Sometimes I just don't understand this world that we live in.
A few years ago, late at night, I was at my local megamart picking up supplies for the next morning's road trip. While I was looking around, I saw a some bottles of peach soda. I thought it looked pretty good, so I grabbed a case. Tired as I was, it didn't immediately register in my mind when the checker asked to see some I.D. I showed her my drivers license, which satisfied her and she went on. A moment later I realized that I had just been carded for buying peach soda. I said to her, "you know, it's not beer, it's just peach soda." She was truly and utterly embarrassed, and even more so when I told her that now we had a funny story to tell.
Today I stopped by the store on the way home from work to buy some pineapples and some bananas. While I was there, I decided to get a six pack of ginger ale in bottles. At the register, the checker rang up my fruit, then my soda, and then asked for my birthday. I gave him an odd look and said, "for ginger ale?" He told me that the computer was asking for my birthday. Thinking it was odd, I gave it to him, grabbed my stuff (I had to tell him that the ginger ale, which had a built-in handle, did not need a bag) and headed out to the car, wondering about the birthday thing. As I drove home, I realized a couple of things. First of all, it was the computer that seemed to be interested in my age, not the checker. Odd that a computer would confuse ginger ale and real ale. Then I realized that the checker hadn't asked for my ID. Just my birthday. And he made a point of telling me that he believed me.
I can only think of a couple of explanations. First, I had paid with my credit card. Could it have been a security check? If it was, it was a new one, because I've used my card there several times before, including last night, and never been asked for my birthday. So the other explanation might be that whoever put the ginger ale in the computer was in fact a complete idiot that thinks that ginger ale is a real beer, with real alcohol, and therefore should raise a flag to the cashier to do the age check. Thanks to my seriously cool beard (which is actually only about half as thick as it was when I was 17), the checker decided that I was obviously old enough. You know, I actually had a couple of 20 year olds ask me to buy them beer when I was only 19 or 20 myself. It's kind of fun to tweak with people's brains, even if it is unintentional.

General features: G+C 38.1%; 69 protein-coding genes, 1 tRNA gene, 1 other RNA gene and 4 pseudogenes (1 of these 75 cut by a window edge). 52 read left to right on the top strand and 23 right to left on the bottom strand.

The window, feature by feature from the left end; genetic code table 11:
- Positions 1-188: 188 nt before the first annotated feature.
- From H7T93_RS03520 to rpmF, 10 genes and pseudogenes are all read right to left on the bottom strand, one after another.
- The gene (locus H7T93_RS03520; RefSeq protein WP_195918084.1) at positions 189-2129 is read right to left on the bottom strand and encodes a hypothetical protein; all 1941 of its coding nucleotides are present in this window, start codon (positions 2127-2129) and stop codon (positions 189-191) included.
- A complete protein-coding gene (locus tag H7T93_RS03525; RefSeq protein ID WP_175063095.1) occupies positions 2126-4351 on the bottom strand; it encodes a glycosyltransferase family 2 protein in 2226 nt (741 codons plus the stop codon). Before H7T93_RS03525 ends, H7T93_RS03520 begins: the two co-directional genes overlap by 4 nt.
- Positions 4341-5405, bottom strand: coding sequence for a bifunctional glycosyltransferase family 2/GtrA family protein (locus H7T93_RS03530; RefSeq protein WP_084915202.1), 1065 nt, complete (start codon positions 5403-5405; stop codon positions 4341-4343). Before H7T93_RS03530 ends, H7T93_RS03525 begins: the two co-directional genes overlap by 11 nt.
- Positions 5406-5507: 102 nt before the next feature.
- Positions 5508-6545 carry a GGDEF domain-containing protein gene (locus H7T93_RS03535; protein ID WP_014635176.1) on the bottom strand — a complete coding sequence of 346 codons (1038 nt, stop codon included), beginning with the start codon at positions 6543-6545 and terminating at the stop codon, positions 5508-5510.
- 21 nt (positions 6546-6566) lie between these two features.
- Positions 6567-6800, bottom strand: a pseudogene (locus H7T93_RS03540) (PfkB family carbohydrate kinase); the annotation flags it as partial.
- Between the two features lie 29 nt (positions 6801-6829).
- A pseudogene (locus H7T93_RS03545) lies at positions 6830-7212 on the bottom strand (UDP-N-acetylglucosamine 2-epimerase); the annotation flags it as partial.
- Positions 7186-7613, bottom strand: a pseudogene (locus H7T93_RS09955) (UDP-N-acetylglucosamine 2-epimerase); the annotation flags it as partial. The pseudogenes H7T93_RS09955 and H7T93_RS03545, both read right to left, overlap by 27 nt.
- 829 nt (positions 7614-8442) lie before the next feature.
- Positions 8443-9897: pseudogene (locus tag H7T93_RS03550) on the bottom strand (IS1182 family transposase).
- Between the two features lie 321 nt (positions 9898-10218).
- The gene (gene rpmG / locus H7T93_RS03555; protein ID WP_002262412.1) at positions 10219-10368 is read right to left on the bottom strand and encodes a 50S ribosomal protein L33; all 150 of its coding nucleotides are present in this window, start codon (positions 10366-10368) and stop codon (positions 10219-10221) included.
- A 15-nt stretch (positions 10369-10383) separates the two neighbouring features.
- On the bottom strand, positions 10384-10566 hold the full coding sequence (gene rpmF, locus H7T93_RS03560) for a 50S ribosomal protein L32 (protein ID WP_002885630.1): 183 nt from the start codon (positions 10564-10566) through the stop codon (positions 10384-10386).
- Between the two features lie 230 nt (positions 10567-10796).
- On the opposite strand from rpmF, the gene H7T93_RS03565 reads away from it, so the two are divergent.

Tell you what. Those of you that have a Harmon's near by, why don't you head on down and see what other kinds of silly things have made it into the system. They've already got two strikes, with the baggers and the ginger ale. What else is going on there? Don't get me wrong, I love Harmon's. I actually have 5 other grocery stores nearer to my home (Smith's, Albertson's, Macey's, Super Target and Super Walmart) and I still prefer to drive from south Orem to north Orem to buy groceries. But guys, c'mon, get your act together! Don't make me change my mind about where I shop!
Update (6/28/2006 7am): I bought a different soda and a couple of bags of ciabatta rolls this morning with the same credit card, and they didn't ask for my birthday. So unless they're suddenly requiring age checks on bananas or pineapples, they carded me for ginger ale. I did get a lot of glares from people there, though. Almost every person in the store, in fact. It wasn't until I left that I remembered that I was wearing my University of Utah t-shirt in BYU territory.